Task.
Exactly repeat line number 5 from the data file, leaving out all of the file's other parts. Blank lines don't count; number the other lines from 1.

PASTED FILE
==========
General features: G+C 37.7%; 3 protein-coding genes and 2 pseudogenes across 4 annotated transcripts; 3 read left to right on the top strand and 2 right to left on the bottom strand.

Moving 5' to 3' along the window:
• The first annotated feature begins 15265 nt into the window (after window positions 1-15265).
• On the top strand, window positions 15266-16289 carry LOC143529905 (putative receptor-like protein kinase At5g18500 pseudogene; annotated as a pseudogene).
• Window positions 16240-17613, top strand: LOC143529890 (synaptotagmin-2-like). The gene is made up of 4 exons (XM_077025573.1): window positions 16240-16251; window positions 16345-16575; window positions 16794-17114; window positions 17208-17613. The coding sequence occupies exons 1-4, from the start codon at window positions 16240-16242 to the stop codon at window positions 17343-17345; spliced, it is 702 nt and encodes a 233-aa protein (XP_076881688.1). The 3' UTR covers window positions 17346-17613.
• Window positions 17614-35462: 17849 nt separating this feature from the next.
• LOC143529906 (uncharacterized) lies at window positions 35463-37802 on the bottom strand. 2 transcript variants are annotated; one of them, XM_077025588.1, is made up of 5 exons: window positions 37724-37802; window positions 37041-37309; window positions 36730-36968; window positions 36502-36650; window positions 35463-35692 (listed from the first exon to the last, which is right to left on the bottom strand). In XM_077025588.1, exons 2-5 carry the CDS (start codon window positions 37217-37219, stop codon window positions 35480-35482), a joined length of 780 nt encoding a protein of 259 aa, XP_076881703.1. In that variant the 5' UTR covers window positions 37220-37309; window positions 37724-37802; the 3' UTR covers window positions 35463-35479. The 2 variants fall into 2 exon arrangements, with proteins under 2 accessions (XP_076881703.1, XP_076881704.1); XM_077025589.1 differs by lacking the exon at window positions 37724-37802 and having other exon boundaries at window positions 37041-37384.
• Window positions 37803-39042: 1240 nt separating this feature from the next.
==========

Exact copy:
• Window positions 16240-17613, top strand: LOC143529890 (synaptotagmin-2-like). The gene is made up of 4 exons (XM_077025573.1): window positions 16240-16251; window positions 16345-16575; window positions 16794-17114; window positions 17208-17613. The coding sequence occupies exons 1-4, from the start codon at window positions 16240-16242 to the stop codon at window positions 17343-17345; spliced, it is 702 nt and encodes a 233-aa protein (XP_076881688.1). The 3' UTR covers window positions 17346-17613.